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Can J Clin Pharmacol. 2006 Fall;13(3):e277-84. Epub 2006 Nov 3.

Safety and efficacy of ginkgo (Ginkgo biloba) during pregnancy and lactation.

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1
Department of Clinical Epidemiology, Canadian College of Naturopathic Medicine, Toronto, Canada. jeanjacques.dugoua@utoronto.ca

Abstract

BACKGROUND:

There is a lack of basic knowledge on the part of both clinicians and patients as to the indications for use and safety of herbal medicines used in pregnancy and lactation. This is one article in a series that systematically reviews the evidence for commonly used herbs during pregnancy and lactation.

OBJECTIVES:

To systematically review the literature for evidence on the use, safety, and pharmacology of ginkgo focusing on issues pertaining to pregnancy and lactation.

METHODS:

We searched 7 electronic databases and compiled data according to the grade of evidence found.

RESULTS:

There is some very weak scientific evidence from animal and in vitro studies that ginkgo leaf has antiplatelet activity, which may be of concern during labour as ginkgo use could prolong bleeding time. Low-level evidence based on expert opinion shows that ginkgo leaf may be an emmenagogue and have hormonal properties. The safety of ginkgo leaf during lactation is unknown. Patients and clinicians should be aware of past reports of ginkgo products being adulterated with colchicine.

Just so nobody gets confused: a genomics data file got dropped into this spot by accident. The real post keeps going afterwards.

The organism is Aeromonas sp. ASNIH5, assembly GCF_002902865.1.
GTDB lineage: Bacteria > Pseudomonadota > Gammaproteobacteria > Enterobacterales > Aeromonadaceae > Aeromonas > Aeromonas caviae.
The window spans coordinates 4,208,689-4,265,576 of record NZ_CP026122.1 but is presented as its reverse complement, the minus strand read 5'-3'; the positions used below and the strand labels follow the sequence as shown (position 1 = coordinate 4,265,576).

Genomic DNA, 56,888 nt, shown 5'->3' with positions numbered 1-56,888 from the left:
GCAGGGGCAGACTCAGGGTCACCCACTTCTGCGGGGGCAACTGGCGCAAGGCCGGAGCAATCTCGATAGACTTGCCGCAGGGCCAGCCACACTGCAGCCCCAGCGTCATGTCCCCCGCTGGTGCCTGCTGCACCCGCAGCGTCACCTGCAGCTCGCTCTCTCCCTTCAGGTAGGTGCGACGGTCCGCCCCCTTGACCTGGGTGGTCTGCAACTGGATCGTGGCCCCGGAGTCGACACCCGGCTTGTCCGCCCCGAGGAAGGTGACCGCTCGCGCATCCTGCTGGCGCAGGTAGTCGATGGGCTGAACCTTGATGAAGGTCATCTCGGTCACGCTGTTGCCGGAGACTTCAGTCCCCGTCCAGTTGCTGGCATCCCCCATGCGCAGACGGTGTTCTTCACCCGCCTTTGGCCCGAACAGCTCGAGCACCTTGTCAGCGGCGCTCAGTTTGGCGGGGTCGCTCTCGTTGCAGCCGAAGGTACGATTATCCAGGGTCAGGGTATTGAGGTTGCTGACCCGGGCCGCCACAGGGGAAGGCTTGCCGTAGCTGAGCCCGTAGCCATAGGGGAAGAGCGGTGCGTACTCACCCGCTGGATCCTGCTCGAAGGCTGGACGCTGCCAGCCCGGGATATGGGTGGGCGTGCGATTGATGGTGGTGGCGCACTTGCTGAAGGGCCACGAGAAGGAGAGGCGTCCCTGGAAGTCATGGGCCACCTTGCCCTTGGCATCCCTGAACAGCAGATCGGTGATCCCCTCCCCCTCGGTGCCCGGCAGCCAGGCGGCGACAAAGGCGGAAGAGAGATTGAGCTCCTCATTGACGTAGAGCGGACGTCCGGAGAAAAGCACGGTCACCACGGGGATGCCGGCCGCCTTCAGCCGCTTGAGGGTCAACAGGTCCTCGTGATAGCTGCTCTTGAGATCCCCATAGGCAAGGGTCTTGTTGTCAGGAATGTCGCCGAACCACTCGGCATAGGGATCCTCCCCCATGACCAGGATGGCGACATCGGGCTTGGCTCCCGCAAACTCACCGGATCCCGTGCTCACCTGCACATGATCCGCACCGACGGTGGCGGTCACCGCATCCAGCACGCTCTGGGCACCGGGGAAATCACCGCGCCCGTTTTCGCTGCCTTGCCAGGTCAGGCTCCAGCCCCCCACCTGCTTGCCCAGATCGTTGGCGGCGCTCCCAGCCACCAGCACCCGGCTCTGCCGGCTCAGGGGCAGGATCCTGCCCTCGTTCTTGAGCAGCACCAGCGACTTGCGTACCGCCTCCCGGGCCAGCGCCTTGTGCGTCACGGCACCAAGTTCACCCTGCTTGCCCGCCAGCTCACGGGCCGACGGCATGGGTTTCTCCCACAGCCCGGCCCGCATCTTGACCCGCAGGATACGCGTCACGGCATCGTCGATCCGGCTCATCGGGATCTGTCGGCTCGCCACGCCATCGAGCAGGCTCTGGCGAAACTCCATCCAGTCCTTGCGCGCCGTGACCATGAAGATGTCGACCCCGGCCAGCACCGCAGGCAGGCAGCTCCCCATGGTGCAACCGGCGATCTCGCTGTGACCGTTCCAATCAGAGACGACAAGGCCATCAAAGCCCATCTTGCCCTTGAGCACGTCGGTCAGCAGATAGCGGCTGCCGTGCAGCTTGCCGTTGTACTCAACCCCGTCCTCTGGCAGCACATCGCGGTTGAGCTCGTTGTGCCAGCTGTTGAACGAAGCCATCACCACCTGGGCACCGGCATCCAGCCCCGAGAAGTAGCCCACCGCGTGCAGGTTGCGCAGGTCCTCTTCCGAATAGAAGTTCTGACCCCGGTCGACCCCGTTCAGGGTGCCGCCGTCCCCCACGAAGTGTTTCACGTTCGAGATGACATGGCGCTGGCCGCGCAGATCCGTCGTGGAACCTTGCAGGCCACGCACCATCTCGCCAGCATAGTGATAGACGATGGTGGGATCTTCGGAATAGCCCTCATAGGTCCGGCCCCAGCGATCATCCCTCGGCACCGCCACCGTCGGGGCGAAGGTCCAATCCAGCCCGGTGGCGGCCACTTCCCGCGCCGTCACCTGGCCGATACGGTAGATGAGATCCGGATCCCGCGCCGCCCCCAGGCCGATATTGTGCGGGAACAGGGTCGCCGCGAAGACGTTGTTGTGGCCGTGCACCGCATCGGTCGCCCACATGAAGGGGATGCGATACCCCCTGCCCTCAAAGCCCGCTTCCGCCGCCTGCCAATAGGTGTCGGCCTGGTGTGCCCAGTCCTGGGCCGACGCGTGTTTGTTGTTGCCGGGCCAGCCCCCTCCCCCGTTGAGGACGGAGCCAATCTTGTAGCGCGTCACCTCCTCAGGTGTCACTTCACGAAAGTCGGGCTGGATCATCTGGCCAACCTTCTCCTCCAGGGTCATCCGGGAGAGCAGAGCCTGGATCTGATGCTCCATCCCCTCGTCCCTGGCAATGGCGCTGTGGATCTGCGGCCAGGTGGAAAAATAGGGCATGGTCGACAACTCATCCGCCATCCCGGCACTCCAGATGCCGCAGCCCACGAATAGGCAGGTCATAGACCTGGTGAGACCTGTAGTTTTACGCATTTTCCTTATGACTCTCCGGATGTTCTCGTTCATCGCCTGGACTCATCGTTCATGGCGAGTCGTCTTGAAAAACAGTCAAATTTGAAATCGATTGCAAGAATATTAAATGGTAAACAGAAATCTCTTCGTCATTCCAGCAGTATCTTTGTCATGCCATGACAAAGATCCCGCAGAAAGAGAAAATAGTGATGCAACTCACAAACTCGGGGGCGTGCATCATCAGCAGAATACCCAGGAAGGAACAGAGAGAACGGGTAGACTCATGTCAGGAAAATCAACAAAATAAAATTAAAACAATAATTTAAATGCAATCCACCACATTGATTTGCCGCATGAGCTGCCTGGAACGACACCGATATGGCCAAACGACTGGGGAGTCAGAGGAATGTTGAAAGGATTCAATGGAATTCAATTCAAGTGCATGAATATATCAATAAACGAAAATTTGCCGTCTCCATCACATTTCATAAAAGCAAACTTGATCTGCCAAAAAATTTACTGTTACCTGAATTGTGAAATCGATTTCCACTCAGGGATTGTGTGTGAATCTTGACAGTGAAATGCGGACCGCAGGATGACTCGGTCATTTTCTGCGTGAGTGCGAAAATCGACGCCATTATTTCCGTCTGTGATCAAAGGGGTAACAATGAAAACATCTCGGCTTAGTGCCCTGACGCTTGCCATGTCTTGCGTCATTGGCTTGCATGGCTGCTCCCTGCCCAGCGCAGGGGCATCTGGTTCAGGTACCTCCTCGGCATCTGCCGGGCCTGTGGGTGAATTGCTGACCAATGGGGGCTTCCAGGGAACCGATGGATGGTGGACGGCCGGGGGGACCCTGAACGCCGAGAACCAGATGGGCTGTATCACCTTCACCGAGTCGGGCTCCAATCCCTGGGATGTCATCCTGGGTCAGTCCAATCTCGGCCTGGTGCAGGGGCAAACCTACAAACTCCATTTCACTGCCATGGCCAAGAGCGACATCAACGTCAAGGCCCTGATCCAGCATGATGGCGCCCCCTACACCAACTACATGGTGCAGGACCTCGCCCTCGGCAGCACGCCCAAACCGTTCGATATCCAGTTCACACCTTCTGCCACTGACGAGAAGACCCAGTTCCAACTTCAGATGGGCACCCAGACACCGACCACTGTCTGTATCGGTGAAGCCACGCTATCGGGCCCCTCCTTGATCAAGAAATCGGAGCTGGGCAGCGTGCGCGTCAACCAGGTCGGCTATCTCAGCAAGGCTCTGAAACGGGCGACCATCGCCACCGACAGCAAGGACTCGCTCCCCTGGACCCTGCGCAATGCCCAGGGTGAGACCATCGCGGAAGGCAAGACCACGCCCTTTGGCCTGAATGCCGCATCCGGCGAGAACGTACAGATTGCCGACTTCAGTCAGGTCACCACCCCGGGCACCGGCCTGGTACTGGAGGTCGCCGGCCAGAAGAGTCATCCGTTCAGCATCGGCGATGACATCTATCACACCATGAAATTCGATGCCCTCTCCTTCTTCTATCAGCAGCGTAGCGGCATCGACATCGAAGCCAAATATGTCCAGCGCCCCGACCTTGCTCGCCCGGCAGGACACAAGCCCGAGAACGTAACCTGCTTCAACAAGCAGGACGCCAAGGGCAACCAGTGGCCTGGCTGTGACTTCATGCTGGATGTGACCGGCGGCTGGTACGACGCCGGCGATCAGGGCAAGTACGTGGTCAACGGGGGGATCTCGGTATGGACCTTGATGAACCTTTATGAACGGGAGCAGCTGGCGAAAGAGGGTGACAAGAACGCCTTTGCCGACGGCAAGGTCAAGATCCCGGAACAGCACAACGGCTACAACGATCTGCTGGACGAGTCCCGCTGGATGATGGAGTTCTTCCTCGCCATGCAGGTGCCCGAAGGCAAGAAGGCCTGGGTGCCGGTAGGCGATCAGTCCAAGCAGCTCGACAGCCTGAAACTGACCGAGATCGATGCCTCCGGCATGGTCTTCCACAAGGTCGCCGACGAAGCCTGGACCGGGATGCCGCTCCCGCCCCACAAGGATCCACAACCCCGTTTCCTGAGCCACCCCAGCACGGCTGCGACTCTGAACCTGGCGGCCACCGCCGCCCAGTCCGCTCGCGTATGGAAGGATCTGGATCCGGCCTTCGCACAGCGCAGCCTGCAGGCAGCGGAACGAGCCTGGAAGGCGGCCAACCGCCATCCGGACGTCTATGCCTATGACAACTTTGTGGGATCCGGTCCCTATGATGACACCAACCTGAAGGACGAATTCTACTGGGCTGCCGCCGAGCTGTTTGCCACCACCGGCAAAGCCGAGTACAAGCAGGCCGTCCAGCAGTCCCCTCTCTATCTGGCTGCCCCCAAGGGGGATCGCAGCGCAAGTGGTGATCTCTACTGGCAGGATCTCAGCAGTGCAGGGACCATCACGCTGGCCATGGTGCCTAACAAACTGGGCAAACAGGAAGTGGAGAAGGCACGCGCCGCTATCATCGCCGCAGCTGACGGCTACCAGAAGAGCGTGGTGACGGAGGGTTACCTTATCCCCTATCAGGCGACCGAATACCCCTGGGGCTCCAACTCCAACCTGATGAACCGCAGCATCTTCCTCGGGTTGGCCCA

CONCLUSIONS:

Ginkgo should be used with caution during pregnancy, particularly around labour where its anti-platelet properties could prolong bleeding time. During lactation the safety of ginkgo leaf is unknown and should be avoided until high quality human studies are conducted to prove its safety.

PMID:
17085776
[Indexed for MEDLINE]
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